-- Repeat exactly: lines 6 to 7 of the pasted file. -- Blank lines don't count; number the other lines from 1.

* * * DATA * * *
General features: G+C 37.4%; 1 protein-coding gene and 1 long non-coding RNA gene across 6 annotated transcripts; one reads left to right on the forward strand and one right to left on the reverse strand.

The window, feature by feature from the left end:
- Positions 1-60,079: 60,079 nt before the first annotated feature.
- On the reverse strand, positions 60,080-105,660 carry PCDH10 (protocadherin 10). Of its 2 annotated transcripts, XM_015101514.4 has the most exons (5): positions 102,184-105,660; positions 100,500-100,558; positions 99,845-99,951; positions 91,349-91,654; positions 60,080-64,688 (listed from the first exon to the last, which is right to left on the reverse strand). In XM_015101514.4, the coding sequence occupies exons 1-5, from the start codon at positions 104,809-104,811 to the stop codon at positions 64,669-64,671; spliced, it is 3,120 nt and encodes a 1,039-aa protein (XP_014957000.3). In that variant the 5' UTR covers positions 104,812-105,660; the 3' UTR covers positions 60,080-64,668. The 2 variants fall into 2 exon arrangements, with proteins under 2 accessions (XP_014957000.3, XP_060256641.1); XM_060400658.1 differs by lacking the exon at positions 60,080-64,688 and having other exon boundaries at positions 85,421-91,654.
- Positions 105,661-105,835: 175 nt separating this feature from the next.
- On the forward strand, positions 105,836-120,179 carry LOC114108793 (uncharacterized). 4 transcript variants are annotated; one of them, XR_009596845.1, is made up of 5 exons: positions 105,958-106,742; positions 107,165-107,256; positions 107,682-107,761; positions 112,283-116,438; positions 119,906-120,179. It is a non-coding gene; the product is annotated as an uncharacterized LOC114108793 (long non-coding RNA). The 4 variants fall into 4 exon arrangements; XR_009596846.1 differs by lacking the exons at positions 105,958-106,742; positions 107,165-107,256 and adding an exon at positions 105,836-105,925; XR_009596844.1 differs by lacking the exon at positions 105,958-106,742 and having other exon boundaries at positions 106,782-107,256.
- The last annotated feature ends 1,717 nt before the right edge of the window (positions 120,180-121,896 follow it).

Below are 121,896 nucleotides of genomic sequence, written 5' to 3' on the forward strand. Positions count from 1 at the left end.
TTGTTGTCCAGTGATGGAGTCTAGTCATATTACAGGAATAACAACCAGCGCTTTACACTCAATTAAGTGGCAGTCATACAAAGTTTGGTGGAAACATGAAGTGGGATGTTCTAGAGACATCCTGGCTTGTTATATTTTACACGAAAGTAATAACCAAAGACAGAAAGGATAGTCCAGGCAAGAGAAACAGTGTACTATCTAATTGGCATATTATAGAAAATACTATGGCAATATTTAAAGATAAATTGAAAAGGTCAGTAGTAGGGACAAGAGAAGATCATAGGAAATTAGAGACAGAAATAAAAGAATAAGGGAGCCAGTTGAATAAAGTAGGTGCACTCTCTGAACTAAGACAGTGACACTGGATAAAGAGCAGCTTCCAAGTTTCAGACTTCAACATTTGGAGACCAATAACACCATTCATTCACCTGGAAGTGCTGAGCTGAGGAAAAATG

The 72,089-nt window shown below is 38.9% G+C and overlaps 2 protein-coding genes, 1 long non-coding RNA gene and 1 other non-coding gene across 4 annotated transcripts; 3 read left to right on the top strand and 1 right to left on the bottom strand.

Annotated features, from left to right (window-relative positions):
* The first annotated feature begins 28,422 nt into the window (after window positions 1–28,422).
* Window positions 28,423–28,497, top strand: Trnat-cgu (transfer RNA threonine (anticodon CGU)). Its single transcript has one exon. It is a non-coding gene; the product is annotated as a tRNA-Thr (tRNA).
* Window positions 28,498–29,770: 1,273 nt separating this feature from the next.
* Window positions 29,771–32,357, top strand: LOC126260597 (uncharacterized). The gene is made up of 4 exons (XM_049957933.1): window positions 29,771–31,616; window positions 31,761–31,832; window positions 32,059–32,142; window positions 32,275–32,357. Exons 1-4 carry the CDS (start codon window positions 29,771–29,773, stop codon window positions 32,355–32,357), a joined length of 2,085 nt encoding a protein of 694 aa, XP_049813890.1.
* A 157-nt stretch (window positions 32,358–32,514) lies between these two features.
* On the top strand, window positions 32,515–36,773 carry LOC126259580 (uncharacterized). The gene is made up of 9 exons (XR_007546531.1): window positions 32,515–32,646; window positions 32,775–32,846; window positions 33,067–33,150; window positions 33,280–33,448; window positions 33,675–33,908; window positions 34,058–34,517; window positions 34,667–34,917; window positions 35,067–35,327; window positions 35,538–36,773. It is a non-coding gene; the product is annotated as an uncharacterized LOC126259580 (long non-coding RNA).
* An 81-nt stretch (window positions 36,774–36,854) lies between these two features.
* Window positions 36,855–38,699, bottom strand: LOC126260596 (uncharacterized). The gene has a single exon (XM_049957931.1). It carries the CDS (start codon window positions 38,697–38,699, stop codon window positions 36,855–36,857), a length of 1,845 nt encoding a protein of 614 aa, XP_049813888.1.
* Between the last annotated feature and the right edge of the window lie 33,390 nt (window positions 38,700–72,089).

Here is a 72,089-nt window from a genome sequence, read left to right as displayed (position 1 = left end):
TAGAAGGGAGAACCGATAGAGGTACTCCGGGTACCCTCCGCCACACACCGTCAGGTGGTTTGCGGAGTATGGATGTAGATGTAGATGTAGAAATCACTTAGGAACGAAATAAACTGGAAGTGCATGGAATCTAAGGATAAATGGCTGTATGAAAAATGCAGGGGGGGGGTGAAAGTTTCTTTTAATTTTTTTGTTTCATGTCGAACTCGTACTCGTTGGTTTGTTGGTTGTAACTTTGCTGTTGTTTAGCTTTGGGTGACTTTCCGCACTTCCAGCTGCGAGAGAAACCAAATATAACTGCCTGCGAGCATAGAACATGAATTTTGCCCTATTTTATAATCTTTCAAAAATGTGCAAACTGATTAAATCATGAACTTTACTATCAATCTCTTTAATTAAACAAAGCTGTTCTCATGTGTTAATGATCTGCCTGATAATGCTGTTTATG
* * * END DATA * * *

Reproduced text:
- On the forward strand, positions 105,836-120,179 carry LOC114108793 (uncharacterized). 4 transcript variants are annotated; one of them, XR_009596845.1, is made up of 5 exons: positions 105,958-106,742; positions 107,165-107,256; positions 107,682-107,761; positions 112,283-116,438; positions 119,906-120,179. It is a non-coding gene; the product is annotated as an uncharacterized LOC114108793 (long non-coding RNA). The 4 variants fall into 4 exon arrangements; XR_009596846.1 differs by lacking the exons at positions 105,958-106,742; positions 107,165-107,256 and adding an exon at positions 105,836-105,925; XR_009596844.1 differs by lacking the exon at positions 105,958-106,742 and having other exon boundaries at positions 106,782-107,256.
- The last annotated feature ends 1,717 nt before the right edge of the window (positions 120,180-121,896 follow it).